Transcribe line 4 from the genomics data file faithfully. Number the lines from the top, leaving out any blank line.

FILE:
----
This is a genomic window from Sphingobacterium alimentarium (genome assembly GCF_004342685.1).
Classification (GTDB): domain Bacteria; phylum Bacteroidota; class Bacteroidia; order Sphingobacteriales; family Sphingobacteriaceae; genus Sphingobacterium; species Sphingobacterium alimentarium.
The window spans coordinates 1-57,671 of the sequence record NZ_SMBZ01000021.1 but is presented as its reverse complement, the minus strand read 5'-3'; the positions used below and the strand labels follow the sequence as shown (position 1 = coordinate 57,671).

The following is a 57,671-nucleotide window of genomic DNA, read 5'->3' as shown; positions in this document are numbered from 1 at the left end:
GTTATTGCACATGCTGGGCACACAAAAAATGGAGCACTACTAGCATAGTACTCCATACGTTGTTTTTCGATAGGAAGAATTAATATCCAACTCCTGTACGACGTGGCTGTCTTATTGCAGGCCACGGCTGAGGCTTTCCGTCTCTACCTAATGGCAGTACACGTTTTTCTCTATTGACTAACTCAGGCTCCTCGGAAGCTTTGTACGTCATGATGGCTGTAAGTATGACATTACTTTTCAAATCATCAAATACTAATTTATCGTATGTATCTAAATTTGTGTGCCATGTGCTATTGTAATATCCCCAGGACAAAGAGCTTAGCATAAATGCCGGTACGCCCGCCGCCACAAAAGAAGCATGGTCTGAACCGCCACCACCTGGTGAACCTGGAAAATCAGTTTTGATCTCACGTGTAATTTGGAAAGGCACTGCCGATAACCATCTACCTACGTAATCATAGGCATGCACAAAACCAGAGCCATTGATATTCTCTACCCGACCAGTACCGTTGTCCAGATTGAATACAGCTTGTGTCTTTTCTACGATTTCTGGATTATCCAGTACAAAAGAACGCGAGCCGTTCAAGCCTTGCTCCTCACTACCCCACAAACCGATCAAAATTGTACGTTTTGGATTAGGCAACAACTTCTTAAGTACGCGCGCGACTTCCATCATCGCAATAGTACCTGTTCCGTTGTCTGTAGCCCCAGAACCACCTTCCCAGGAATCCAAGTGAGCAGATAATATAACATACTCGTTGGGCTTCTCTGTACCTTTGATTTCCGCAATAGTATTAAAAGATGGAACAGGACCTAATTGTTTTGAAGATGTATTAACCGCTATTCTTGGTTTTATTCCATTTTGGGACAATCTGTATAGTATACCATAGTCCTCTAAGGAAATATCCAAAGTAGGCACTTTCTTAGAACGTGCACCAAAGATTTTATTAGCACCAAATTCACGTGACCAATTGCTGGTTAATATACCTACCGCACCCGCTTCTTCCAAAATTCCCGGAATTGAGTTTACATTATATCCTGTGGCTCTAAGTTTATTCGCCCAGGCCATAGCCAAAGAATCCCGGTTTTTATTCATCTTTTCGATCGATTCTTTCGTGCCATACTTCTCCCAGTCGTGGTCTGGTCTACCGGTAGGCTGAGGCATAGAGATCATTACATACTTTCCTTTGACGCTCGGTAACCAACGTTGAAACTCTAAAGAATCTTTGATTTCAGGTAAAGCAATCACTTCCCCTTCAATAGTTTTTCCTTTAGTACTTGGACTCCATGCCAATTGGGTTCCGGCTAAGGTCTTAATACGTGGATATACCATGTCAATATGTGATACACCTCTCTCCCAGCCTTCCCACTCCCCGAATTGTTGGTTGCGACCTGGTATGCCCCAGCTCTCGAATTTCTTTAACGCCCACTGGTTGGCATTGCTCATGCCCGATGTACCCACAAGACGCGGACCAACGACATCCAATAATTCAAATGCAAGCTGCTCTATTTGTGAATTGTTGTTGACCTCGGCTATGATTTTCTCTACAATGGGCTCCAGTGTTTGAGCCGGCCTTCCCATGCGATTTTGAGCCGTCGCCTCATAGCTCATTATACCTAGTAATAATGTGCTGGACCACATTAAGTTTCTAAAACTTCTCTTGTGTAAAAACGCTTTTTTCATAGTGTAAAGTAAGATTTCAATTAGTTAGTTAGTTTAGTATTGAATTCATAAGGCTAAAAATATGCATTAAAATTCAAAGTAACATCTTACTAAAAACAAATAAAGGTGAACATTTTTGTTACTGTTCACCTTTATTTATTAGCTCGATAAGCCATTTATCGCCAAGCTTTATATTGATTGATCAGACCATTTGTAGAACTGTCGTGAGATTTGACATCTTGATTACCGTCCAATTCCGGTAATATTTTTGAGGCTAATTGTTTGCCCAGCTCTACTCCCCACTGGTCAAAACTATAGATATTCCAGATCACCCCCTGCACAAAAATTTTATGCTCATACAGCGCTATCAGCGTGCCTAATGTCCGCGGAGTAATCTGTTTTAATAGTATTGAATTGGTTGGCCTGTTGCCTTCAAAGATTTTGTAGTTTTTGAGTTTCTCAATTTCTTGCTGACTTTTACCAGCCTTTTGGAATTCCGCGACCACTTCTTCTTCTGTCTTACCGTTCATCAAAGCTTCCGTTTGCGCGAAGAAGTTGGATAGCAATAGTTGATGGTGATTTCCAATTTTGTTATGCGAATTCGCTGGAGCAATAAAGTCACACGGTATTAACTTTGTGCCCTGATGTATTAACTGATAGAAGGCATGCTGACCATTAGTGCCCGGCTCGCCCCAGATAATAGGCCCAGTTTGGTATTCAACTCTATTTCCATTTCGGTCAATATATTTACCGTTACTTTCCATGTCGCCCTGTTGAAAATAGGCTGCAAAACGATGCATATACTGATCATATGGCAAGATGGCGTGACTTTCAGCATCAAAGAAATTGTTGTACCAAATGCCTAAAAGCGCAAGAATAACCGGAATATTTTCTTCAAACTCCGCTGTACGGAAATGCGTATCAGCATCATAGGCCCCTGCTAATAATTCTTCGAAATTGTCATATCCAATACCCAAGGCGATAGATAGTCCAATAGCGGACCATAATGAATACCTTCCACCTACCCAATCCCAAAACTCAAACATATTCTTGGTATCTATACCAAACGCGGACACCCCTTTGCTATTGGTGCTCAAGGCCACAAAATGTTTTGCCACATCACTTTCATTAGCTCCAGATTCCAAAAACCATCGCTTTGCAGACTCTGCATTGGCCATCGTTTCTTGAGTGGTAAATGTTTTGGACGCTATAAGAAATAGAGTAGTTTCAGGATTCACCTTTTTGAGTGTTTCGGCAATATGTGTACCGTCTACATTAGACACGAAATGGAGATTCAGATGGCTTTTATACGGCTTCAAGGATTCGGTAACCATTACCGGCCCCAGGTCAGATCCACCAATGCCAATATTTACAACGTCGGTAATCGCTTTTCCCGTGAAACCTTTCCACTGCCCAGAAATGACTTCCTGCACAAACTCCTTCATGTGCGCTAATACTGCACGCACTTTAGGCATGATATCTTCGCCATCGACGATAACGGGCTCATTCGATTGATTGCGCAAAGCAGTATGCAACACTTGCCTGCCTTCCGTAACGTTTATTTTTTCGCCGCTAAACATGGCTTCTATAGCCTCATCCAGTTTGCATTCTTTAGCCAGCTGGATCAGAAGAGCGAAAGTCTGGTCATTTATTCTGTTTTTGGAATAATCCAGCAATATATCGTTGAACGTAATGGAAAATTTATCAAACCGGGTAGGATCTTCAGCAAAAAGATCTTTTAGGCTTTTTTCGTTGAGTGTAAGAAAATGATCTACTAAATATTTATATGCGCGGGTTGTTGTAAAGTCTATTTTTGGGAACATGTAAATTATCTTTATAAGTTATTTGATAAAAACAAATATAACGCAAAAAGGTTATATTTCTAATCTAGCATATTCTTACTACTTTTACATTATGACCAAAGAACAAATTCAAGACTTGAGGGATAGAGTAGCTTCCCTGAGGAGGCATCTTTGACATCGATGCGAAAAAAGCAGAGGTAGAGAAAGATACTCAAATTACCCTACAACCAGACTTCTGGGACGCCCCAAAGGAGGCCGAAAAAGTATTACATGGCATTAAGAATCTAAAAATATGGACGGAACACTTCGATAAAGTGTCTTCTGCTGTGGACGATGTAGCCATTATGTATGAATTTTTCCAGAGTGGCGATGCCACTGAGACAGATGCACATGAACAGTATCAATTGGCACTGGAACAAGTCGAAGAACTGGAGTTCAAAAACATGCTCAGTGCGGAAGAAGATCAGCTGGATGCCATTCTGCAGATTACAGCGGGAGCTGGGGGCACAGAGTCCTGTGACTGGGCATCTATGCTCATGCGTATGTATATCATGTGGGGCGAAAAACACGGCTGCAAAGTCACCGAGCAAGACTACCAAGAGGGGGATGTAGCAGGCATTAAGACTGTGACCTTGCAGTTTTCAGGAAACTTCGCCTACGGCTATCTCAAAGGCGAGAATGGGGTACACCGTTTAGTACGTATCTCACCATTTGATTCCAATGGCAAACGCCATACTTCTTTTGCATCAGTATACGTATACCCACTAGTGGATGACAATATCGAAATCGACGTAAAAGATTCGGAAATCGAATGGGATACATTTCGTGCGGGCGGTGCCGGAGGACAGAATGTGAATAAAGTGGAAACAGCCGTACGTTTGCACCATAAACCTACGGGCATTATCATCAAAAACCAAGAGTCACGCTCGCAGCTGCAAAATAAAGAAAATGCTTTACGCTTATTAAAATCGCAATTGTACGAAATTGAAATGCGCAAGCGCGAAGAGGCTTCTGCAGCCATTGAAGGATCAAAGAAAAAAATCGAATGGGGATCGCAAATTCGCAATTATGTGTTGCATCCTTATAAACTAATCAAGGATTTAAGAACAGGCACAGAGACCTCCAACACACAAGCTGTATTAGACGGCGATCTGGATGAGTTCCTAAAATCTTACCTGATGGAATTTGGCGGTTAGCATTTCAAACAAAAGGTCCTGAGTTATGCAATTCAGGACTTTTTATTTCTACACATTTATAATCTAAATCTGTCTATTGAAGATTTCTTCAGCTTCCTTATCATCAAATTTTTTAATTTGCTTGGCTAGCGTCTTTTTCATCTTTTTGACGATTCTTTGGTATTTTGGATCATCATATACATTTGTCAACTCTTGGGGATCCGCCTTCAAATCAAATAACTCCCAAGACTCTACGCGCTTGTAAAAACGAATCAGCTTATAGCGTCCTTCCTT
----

The following is a 57,671-nucleotide window of genomic DNA, read 5'->3' as shown; positions in this document are numbered from 1 at the left end: